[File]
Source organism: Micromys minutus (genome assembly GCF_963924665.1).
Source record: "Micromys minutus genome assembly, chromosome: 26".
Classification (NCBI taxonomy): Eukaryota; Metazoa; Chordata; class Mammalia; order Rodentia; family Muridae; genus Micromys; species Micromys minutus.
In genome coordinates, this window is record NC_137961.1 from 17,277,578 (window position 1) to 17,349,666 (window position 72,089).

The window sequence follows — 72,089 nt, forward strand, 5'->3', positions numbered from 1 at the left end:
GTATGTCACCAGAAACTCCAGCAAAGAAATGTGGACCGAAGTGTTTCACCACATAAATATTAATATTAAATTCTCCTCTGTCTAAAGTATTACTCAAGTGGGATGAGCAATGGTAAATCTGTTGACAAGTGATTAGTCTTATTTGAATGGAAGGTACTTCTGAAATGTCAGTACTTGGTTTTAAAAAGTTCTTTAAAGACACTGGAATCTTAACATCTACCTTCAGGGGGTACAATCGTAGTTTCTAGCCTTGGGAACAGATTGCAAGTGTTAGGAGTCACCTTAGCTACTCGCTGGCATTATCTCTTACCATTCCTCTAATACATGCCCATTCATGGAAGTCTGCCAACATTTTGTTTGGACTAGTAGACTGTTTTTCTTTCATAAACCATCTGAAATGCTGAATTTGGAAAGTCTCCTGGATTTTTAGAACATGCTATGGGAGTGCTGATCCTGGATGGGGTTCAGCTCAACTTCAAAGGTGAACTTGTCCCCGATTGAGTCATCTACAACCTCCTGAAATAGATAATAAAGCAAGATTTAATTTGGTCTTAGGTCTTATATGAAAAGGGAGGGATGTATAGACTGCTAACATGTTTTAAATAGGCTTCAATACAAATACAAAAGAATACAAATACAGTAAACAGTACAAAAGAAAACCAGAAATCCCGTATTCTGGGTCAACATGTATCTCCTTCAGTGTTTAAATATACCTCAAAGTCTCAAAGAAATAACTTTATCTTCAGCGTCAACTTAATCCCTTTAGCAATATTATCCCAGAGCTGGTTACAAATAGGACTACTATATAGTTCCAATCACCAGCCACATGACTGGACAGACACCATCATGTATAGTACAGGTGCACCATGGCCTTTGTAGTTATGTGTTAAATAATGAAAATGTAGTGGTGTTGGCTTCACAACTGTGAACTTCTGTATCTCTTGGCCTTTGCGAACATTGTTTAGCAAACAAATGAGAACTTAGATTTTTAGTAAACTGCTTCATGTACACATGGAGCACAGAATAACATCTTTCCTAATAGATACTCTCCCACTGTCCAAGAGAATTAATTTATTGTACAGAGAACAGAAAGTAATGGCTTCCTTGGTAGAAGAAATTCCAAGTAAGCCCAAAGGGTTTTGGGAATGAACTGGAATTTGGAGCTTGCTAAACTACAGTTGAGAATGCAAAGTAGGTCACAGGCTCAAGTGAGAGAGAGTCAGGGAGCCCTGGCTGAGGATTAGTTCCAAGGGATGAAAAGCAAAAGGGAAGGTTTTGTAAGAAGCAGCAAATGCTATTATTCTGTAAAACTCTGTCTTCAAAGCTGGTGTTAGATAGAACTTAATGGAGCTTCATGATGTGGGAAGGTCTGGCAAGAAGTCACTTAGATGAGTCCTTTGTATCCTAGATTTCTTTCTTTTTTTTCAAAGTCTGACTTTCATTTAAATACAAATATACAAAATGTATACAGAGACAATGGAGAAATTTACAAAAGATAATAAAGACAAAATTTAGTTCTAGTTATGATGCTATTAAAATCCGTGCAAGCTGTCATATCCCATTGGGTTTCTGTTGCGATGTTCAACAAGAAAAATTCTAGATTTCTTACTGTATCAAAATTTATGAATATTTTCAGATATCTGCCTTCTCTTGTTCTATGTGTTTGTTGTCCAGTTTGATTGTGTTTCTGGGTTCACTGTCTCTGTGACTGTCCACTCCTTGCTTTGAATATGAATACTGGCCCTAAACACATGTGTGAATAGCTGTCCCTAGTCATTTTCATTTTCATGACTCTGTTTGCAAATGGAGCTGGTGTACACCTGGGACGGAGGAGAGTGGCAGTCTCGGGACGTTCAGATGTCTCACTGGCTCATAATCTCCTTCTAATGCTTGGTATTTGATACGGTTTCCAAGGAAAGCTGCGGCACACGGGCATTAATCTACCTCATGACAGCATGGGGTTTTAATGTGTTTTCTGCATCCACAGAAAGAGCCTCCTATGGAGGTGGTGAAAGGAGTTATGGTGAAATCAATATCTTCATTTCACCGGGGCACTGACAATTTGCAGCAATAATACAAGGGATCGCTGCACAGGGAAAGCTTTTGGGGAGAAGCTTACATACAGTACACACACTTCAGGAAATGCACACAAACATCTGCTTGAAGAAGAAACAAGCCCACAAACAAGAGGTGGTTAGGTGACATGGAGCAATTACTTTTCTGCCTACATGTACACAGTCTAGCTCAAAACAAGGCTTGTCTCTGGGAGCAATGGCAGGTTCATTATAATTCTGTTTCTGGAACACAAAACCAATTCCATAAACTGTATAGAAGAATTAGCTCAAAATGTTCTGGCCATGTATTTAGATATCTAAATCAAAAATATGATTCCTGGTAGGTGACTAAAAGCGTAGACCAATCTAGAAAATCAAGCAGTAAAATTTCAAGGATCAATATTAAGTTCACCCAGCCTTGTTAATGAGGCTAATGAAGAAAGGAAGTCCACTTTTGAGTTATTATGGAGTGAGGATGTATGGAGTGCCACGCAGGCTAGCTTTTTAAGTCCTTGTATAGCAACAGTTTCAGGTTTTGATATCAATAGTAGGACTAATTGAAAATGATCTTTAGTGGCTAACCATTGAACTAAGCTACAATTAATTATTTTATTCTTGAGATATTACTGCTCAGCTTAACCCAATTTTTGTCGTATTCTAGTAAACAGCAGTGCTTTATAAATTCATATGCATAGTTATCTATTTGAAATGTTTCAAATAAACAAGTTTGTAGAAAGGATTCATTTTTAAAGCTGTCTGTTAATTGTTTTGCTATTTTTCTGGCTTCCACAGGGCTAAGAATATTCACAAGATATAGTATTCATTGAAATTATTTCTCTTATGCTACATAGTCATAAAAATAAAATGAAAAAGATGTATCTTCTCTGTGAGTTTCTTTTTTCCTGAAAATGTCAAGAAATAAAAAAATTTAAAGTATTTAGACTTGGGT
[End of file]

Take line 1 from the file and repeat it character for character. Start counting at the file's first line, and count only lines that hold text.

Source organism: Micromys minutus (genome assembly GCF_963924665.1).